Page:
• The thing is, here on slashdot there is decent discussion going on. What other blog can you go to where you have such a wealth of well-formed opinions and jokes? Ok, perhaps "wealth" is a misnomer, but that doesn't change the situation. Slashdot is more about the comments and a few links than anything else.

        The only other thing which makes blogs interesting is if the writer is good. Example: The Darth Side [blogspot.com]

        Good writing, good discussion, what else is there?

        • What other blog can you go to where you have such a wealth of well-formed opinions and jokes?

          You make an excellent point there. Still, even when reading Slashdot you have to filter through comments that you don't think should have been modded up. You have to dig for some comments that aren't as highly modded, etc.

          Comparing Slashdot to the blogosphere is a bit unfair, in that Slashdot is a many-to-many form of communication, and most blogs are one-to-many. Slashdot also has the good fortune of a rathe

    • Nothing at all, except now people too stupid to learn HTML can also contribute to the crapflooding of the web. Add to this that media is always slow to pick up tech-related stuff (I'm not saying this is tech), and you have your new, hot and empty media-hype.

      Personally I'd rather visit those crummy websites with anim-gifs at Geocities at a regular basis than ever hearing the word blog again.

      Nothing to see. Well, actually there's a lot to see, you just don't want to. Ofcourse the so called "bloggers" w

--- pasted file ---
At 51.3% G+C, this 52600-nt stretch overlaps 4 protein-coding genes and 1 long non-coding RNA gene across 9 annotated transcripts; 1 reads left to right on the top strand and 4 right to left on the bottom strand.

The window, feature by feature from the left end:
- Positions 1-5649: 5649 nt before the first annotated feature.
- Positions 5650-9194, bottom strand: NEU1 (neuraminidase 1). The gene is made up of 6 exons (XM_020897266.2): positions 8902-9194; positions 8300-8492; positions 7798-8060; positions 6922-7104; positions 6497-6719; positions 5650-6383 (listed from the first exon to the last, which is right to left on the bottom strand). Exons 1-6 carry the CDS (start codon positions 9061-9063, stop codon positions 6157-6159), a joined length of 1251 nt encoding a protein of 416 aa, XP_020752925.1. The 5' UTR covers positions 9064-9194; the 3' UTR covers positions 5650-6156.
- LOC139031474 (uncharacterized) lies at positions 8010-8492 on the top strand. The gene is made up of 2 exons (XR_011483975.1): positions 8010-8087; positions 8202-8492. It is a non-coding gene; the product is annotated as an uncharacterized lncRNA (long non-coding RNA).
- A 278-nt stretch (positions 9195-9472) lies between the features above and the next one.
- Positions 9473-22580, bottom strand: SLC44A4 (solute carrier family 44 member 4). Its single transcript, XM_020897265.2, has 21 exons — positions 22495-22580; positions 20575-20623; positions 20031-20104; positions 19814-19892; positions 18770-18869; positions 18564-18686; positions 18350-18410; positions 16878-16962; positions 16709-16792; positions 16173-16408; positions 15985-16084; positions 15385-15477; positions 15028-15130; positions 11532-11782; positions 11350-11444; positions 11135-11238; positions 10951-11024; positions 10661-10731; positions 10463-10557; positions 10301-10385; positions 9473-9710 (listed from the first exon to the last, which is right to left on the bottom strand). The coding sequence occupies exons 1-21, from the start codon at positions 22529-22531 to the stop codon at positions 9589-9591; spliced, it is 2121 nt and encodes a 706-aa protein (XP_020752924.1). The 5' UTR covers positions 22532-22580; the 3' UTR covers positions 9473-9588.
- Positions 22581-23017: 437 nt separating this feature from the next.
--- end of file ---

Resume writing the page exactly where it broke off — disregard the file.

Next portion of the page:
• Only old people blog!
  • I have been teaching students in a small city called Pune in India since 1978 and I have been noticing that the blogging phenomenon is very high amongst them. This is growing by leaps and bounds.
  • by alwsn ( 593349 ) on Saturday May 21, 2005 @01:52AM (#12597209)
    Almost all young people in Korea use 'mini homepages' or blogs every day. 10 million Koreans (of 48 million) are already using blogs. Only 30 million Koreans are online meaning a full 33% of everyone on the internet in Korea have blogs. It also means that 20% of the entire population of Korea are writing blogs. In Japan there is only 3 million of 127 million people writing blogs, or about 2%. The difference is an order of magnitude. The registered blogs in Korea are also each unique to a person, as you are are required to enter the Korean equivalent of a social security number before making a new page.

    For a bit more info, check out this page. http://english.kbs.co.kr/life/trend/1337632_11857. html [kbs.co.kr]

10.0 times 0.1 is hardly ever 1.0.